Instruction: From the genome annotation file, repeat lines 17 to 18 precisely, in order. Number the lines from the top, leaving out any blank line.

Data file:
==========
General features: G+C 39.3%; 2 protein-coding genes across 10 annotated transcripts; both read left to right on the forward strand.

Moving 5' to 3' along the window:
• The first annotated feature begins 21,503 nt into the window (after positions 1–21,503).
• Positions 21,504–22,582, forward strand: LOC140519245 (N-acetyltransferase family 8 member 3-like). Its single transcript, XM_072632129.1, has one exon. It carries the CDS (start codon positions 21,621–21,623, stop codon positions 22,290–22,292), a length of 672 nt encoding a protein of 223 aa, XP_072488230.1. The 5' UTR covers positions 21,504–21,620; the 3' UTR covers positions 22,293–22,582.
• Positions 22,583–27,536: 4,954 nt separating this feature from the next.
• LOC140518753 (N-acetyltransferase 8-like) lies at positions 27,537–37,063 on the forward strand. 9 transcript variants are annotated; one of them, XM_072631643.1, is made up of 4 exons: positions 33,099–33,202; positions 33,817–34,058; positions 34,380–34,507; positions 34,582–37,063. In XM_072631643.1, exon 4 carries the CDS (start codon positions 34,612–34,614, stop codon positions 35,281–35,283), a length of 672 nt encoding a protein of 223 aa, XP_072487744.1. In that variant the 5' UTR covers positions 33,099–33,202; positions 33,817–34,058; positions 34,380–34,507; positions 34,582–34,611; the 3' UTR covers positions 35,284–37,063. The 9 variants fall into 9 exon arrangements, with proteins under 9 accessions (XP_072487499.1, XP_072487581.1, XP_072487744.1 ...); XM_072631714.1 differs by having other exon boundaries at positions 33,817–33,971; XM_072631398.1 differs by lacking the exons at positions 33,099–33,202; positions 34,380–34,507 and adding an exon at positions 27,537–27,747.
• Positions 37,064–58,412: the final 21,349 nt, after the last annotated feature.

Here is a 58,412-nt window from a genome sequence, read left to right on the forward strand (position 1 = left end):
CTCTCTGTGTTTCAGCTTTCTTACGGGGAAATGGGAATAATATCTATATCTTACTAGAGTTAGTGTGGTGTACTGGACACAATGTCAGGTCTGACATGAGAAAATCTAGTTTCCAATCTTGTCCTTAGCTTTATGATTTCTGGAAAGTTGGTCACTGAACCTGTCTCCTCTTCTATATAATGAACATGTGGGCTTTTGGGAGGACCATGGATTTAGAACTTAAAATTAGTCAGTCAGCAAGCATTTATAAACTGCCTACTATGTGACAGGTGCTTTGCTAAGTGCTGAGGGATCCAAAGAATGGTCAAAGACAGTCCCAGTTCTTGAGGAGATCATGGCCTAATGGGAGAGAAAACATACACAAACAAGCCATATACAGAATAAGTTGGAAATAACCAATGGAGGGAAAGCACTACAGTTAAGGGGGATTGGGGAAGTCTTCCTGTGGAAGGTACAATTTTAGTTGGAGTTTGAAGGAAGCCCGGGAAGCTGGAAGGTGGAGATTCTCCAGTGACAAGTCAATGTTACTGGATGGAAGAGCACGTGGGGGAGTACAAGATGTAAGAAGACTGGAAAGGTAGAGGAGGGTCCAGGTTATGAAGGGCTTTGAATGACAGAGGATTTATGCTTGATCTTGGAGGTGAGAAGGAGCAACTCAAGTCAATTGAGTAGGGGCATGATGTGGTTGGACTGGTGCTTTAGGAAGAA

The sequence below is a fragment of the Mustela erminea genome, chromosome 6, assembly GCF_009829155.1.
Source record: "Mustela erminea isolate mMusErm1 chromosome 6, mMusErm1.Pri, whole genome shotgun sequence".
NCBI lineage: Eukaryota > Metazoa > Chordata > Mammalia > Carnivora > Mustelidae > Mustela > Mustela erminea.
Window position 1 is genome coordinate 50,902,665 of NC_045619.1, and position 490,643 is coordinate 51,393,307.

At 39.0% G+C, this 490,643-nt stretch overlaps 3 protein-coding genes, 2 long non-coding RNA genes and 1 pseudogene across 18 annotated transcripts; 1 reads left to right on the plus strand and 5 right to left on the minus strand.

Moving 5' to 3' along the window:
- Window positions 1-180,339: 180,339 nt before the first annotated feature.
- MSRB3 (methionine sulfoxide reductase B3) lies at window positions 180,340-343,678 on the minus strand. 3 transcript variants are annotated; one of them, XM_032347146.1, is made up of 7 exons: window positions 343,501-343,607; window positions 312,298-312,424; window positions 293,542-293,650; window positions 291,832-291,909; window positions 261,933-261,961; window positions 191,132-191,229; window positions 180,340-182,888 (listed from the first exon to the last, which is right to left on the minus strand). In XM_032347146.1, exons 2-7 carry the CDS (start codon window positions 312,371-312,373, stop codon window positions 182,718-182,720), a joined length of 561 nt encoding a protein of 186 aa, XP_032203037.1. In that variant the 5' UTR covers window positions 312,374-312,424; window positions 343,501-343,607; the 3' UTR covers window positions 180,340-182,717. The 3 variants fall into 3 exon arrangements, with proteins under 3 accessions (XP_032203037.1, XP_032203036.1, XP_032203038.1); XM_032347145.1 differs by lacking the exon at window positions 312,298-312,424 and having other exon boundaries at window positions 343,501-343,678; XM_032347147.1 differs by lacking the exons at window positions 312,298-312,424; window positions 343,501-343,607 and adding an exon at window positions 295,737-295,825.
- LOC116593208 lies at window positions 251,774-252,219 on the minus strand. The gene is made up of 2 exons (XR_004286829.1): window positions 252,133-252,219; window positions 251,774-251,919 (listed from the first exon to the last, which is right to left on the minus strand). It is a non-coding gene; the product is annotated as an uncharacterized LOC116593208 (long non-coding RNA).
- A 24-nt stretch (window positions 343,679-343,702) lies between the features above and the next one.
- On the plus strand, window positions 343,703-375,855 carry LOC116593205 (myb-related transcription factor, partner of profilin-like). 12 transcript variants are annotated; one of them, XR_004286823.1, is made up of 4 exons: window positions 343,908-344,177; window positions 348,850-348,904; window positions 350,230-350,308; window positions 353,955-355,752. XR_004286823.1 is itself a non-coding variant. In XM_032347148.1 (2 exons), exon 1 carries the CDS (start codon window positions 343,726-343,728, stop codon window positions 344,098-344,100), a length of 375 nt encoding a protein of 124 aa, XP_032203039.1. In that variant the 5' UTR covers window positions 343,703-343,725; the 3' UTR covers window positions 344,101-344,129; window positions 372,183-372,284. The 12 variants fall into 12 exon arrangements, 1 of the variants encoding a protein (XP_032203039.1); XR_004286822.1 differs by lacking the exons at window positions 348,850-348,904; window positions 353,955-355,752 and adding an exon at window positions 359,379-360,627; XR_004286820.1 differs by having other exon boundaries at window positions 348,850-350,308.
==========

- MSRB3 (methionine sulfoxide reductase B3) lies at window positions 180,340-343,678 on the minus strand. 3 transcript variants are annotated; one of them, XM_032347146.1, is made up of 7 exons: window positions 343,501-343,607; window positions 312,298-312,424; window positions 293,542-293,650; window positions 291,832-291,909; window positions 261,933-261,961; window positions 191,132-191,229; window positions 180,340-182,888 (listed from the first exon to the last, which is right to left on the minus strand). In XM_032347146.1, exons 2-7 carry the CDS (start codon window positions 312,371-312,373, stop codon window positions 182,718-182,720), a joined length of 561 nt encoding a protein of 186 aa, XP_032203037.1. In that variant the 5' UTR covers window positions 312,374-312,424; window positions 343,501-343,607; the 3' UTR covers window positions 180,340-182,717. The 3 variants fall into 3 exon arrangements, with proteins under 3 accessions (XP_032203037.1, XP_032203036.1, XP_032203038.1); XM_032347145.1 differs by lacking the exon at window positions 312,298-312,424 and having other exon boundaries at window positions 343,501-343,678; XM_032347147.1 differs by lacking the exons at window positions 312,298-312,424; window positions 343,501-343,607 and adding an exon at window positions 295,737-295,825.
- LOC116593208 lies at window positions 251,774-252,219 on the minus strand. The gene is made up of 2 exons (XR_004286829.1): window positions 252,133-252,219; window positions 251,774-251,919 (listed from the first exon to the last, which is right to left on the minus strand). It is a non-coding gene; the product is annotated as an uncharacterized LOC116593208 (long non-coding RNA).